Munich Ranks As Most Overvalued Global Market, At Risk Of Bubble

Discussion in 'Finance Related News' started by GersonH, Dec 9, 2019.

  1. GersonH

    GersonH Active Member

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    The risk of a housing bubble is highest across the Eurozone and Canada, while lessening across U.S. cities, according to a report Monday from UBS.
    The annual UBS Global Real Estate Bubble Index analyzed the housing markets of 24 global financial centers and found seven cities where home prices are unsustainably high.
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    Munich ranked as the most overvalued housing market due to its strong local economy, population growth and a lack of new housing supply.

    The German city was followed by Toronto, Hong Kong and Amsterdam. Frankfurt, Vancouver and Paris are in bubble risk territory, too, with low interest rates considered the main driver in European cities in particular, the investment bank said.
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  2. DanielH

    DanielH Active Member

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    Globally, economic uncertainty overcomes the effect of falling interest rates on urban housing demand, Mark Haefele, director of investments at UBS Global Wealth Management, said in the report. However, in parts of the euro zone, low rates have still helped boost real estate valuations in the bubble risk territory, as well as a lower rate on rental of houses or vehicles, such as bus rental munich with Very low rates.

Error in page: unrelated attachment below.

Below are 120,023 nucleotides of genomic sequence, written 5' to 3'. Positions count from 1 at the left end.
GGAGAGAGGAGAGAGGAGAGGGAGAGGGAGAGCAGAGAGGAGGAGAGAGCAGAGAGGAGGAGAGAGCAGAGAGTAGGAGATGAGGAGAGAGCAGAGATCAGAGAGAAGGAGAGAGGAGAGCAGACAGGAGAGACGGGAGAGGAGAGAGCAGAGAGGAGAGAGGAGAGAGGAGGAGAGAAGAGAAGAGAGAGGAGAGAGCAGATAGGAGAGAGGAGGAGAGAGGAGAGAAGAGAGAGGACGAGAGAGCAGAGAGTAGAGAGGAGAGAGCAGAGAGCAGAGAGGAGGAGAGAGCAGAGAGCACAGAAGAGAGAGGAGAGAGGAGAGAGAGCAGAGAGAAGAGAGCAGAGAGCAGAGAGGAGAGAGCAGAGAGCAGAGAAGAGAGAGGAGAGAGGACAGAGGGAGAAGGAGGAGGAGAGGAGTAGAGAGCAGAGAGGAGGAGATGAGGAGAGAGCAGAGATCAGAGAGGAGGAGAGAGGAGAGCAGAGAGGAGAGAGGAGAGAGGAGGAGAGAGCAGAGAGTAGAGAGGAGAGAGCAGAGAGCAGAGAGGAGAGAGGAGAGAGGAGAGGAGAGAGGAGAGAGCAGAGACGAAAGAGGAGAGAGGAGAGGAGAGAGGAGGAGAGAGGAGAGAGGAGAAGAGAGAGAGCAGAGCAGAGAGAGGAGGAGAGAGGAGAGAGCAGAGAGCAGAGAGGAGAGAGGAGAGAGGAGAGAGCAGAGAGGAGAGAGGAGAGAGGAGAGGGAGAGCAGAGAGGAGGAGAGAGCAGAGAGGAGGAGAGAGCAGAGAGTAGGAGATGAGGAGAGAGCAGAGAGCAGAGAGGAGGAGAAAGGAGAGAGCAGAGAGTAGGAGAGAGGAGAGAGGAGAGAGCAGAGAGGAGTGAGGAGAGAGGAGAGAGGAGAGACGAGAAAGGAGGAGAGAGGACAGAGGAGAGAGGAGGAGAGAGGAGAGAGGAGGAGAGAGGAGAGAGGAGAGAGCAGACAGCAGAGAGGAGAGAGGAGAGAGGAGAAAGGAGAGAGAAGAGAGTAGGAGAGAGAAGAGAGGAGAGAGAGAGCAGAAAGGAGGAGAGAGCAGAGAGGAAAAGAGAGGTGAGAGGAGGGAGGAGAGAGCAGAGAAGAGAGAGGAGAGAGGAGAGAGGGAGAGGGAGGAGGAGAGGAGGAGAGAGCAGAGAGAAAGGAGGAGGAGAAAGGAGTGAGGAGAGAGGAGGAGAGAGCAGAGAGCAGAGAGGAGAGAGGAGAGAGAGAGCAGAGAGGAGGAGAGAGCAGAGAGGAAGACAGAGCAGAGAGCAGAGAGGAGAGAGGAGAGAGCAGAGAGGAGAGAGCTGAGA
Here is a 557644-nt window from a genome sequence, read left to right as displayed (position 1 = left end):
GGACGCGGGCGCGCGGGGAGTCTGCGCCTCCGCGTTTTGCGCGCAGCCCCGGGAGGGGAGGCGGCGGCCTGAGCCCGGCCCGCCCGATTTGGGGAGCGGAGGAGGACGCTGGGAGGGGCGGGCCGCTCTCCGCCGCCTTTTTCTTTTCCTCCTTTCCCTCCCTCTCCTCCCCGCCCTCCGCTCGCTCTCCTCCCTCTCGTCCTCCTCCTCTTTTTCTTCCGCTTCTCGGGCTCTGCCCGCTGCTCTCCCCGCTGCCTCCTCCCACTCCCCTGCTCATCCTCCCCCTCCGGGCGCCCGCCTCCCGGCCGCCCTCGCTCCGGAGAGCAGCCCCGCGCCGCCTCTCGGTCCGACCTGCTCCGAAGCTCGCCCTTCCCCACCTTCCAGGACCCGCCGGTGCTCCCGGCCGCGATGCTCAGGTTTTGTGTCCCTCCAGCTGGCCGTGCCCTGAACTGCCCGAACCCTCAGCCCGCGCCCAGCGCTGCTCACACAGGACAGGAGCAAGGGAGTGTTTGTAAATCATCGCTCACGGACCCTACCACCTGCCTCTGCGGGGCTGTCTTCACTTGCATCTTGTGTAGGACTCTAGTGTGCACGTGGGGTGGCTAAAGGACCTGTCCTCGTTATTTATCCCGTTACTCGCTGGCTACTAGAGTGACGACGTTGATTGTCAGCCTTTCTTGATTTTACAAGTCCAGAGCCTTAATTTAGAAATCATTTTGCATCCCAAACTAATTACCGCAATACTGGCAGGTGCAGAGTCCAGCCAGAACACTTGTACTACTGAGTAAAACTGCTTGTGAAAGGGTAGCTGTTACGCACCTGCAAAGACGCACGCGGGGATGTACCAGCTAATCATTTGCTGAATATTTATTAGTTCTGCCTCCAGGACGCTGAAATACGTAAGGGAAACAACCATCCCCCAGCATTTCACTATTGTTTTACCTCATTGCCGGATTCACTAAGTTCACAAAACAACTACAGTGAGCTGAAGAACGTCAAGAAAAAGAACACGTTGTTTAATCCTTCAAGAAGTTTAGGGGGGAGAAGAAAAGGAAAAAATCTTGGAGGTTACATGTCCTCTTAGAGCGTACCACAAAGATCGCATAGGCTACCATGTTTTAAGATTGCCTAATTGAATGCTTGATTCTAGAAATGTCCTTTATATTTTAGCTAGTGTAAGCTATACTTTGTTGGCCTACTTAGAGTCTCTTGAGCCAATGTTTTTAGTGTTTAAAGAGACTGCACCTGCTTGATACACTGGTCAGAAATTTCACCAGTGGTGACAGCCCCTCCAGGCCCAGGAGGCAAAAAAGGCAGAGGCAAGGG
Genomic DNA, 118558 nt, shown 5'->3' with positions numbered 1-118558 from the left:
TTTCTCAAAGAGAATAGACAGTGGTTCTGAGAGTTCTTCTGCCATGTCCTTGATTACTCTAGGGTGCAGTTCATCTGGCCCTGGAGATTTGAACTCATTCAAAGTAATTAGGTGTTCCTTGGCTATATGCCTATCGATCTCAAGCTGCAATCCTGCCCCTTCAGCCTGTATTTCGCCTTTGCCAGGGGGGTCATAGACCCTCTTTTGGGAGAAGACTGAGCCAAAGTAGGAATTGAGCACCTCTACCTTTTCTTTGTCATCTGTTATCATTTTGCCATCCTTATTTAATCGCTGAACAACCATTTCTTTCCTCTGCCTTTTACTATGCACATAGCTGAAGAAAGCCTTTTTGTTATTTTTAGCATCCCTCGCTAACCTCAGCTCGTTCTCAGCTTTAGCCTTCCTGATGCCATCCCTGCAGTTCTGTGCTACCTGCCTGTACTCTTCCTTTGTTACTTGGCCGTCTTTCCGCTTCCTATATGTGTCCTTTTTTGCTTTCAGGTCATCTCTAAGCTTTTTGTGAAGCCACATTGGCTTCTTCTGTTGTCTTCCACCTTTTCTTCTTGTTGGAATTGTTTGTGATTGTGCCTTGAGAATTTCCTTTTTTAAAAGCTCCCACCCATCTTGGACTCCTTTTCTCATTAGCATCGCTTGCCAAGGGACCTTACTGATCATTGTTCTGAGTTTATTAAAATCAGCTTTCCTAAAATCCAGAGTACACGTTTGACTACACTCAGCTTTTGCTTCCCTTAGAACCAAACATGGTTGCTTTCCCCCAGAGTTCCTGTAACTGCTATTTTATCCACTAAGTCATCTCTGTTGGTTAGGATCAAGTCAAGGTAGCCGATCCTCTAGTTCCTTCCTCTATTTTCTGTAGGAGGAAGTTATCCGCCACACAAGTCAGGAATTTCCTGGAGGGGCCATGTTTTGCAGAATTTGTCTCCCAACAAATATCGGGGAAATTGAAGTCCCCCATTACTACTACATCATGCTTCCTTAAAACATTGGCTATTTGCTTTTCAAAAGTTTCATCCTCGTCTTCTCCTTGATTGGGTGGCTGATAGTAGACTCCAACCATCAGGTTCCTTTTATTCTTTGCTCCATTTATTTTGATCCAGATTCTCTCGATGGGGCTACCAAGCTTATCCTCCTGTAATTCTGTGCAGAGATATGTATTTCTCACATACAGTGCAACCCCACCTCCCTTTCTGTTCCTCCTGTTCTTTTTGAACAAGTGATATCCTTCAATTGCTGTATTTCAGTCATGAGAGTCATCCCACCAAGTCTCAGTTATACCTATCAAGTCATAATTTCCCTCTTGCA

The term "bubble" refers to a "substantial and sustained pricing of an asset, the existence of which cannot be proven unless it explodes," according to UBS.

    Although the strong growth in employment and income has helped raise prices in California, poor affordability and falling international demand have limited price growth in San Francisco and Los Angeles, according to the report.
    The Boston real estate market has benefited from its good accessibility and economic attractiveness for businesses and high-income people.
    In New York, the problems of affordability and an unfavorable tax treatment have led to a decrease in the value of homes, according to UBS.
    And in Chicago, the only city in the report that is considered undervalued, weak economic development has led to price increases of less than 20% since 2000.
     

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